Just beware, that fanning is very hard on your gun, and could cause breakages. Also, fanning is usually very inaccurate. Munden must have practiced a lot.
 

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Discussion Starter #4 (Edited)
Well I'll be dog...woulda lost a bet on this.
Guess he tricked out his 45's so the pull was very light. I notice
his fanning was good bit quicker with his left hand, i.e. shooting with his right.

So I guess you have to fan far enough back so that something clicks, or the cyl turns, or catches that notch.
Course on 2nd look, looks like he's THUMB fanning, not fanning with the bottom of his palm.
 

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Well I'll be dog...woulda lost a bet on this.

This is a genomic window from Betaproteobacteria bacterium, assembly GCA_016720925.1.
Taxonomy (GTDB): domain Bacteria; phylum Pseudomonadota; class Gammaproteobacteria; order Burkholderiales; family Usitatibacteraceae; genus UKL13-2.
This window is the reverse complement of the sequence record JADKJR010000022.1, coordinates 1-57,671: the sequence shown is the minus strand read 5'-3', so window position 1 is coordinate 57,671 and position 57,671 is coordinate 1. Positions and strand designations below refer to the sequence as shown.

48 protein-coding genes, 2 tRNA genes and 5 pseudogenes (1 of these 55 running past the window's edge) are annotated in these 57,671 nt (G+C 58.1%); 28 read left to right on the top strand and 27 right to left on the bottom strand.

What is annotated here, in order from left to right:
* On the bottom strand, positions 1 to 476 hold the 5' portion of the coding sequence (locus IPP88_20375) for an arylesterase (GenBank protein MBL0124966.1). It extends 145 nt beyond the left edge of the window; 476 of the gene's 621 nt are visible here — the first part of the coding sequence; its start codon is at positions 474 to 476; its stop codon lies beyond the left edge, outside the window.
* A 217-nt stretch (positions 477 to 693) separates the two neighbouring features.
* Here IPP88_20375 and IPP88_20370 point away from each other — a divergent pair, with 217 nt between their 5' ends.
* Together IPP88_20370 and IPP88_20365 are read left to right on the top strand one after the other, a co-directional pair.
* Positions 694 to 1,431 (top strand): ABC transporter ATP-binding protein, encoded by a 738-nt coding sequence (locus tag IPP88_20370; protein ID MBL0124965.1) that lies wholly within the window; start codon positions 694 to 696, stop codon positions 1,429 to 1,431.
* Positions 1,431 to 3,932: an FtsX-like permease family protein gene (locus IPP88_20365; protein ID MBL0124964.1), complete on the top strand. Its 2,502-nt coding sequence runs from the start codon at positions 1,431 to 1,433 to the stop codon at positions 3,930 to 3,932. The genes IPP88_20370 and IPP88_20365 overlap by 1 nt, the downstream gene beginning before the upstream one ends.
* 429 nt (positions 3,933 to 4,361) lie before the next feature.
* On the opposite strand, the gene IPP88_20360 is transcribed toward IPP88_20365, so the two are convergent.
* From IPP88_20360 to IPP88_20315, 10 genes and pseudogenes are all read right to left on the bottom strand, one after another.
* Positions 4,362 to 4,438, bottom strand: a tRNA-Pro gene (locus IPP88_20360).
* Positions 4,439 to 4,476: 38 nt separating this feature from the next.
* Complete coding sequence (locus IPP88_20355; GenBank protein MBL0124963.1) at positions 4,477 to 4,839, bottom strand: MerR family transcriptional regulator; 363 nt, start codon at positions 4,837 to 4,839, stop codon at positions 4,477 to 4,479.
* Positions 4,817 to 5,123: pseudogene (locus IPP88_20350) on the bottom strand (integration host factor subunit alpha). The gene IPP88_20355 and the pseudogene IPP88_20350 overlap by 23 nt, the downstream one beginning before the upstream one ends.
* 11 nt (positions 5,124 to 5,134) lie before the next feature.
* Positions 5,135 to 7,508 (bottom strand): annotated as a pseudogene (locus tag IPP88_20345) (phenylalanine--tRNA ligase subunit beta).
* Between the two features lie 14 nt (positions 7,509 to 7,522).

Guess he tricked out his 45's so the pull was very light. I notice
his fanning was good bit quicker with his left hand, i.e. shooting with his right.

So I guess you have to fan far enough back so that something clicks, or the cyl turns, or catches that notch.
Course on 2nd look, looks like he's THUMB fanning, not fanning with the bottom of his palm.
Go to a gunshop, touch a single action revolver, all of these questions would be answered.

Hold the trigger back and slap the hammer back and down and your palm will slip off of the spur and the revolver will fire.

They don't work like DA revolvers.

BUT!!! I just watched this particular video...

Munden isn't FANNING these revolvers at all. He MIGHT be slip-hammering - cocking the hammer with this thumb with the trigger held back and just letting the hammer "slip" and fire - but he's NOT fanning.
 

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Discussion Starter #8
That's why I said he looked to be THUMB fanning.
Guess he's cocked with his thumb a million times and is good at it.